What we know about climate change

With all the talk about climate this week, it’s a good time to revisit what we do know about climate change.

With all the talk about climate this week, it’s a good time to revisit what we do know about climate change.

Fortunately, the National Science Foundation just published an excellent Web site — To What Degree? — featuring a bunch of short videos, in which scientists explain what we know — and don’t know — about our changing climate.

Some 55 scientists discuss components of the topic, “What Science Is Telling Us About Climate Change.” They tackle how we know what we know, the Earth’s water cycle, its carbon cycle and heat balance. The videos show you how they do the research and even include data charts and graphs.

Yes, the scientists admit they don’t know everything about climate. “We don’t always come up with definitive answers, but hopefully incrementally we figure things out,” said Ray Bradley, a paleoclimatologist at the University of Massachusetts, Amherst. “And it might be two steps forward and one step back, but eventually progress is made.”

That’s the way science works: New research provides new answers — and new questions.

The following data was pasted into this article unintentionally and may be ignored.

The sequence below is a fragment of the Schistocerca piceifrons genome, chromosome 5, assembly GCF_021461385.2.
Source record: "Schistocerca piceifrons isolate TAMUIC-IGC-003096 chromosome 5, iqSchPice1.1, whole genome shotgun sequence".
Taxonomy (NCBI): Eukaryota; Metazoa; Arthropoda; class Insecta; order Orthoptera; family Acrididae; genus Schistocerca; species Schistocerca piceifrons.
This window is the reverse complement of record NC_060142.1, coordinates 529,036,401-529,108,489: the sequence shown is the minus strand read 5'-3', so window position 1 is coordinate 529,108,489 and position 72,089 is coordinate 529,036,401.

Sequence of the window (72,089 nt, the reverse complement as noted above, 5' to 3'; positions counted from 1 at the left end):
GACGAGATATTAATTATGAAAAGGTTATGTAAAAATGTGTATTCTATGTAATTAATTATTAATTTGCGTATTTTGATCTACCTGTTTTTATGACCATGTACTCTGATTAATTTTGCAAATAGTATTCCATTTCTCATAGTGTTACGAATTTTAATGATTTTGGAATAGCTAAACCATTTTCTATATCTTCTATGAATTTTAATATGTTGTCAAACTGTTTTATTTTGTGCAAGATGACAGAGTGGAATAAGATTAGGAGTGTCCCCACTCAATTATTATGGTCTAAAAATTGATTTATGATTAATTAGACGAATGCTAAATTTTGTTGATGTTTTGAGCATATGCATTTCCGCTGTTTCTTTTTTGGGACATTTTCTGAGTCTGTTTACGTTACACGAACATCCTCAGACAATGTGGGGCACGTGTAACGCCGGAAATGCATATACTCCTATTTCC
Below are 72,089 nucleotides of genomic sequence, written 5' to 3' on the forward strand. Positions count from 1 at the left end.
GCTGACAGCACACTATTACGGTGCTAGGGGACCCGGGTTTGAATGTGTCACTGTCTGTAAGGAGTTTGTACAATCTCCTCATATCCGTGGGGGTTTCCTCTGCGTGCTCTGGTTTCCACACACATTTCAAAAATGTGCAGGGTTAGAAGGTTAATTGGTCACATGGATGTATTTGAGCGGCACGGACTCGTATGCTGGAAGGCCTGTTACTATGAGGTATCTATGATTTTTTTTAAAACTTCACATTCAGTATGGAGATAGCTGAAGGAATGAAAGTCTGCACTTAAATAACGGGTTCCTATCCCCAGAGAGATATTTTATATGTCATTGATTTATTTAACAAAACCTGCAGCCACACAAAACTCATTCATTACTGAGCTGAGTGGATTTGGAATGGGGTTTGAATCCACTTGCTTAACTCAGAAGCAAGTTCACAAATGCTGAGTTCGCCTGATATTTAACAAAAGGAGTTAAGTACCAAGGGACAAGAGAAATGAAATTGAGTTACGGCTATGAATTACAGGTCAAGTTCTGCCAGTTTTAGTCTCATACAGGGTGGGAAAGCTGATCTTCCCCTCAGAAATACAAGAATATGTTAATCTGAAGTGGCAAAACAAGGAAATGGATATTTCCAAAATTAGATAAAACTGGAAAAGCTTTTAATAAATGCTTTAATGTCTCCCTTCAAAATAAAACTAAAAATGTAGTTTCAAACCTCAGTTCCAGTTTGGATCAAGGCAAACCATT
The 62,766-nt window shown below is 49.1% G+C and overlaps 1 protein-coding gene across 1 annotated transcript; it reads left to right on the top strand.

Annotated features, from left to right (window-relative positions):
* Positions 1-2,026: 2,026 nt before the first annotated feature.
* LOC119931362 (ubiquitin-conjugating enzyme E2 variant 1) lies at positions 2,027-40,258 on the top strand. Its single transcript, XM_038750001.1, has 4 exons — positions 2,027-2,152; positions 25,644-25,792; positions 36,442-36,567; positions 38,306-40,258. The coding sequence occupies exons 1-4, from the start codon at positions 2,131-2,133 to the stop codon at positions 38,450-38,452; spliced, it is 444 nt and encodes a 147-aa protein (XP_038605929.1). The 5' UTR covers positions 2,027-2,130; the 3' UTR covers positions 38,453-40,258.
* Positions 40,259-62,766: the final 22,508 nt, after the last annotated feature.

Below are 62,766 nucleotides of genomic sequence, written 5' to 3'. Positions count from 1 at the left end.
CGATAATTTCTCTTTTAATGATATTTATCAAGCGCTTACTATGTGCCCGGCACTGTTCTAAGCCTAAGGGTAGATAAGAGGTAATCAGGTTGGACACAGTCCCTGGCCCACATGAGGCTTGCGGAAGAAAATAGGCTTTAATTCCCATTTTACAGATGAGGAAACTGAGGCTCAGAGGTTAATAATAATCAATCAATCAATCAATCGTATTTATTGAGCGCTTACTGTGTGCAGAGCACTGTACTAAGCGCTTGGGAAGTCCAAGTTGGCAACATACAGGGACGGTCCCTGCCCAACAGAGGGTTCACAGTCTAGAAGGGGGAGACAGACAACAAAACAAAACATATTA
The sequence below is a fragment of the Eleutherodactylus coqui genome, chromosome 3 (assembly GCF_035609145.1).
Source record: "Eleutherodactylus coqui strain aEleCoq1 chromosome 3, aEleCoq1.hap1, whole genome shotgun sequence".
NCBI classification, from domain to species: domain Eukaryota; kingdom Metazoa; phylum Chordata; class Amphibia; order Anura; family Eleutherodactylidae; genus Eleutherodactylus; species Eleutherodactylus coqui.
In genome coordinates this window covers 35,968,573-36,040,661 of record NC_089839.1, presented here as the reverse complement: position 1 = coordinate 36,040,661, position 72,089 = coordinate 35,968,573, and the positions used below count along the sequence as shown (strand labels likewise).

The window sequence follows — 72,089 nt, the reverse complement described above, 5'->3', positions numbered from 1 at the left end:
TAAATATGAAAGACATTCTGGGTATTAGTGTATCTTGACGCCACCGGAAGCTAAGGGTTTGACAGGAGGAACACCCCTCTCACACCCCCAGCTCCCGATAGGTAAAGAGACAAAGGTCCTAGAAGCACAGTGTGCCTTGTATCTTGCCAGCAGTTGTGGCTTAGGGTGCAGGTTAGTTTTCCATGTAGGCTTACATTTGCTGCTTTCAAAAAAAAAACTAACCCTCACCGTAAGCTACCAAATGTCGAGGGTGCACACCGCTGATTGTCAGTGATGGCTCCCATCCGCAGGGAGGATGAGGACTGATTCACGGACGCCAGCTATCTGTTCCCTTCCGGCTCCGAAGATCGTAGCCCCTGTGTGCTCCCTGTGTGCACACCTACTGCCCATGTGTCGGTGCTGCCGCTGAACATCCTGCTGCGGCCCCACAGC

Scientists, however, do know a lot. As Richard Alley, a geoscientist at Penn State University, explains: “Our burning of fossil fuels does change the composition of the atmosphere, that does affect climate, and that does affect humans in ways that matter to me, to you and to your children and grandchildren.”

So, as the United Nations Climate Change Conference in Copenhagen continues through December 18 and the media and politicians talk about it, and skeptics shout that we shouldn’t worry about climate change for one reason or another — amid all the clamor you may wonder what the facts are, what we do know about climate change. That’s when you click over to the NSF’s To What Degree? site and watch and learn.

Dan Kulpinski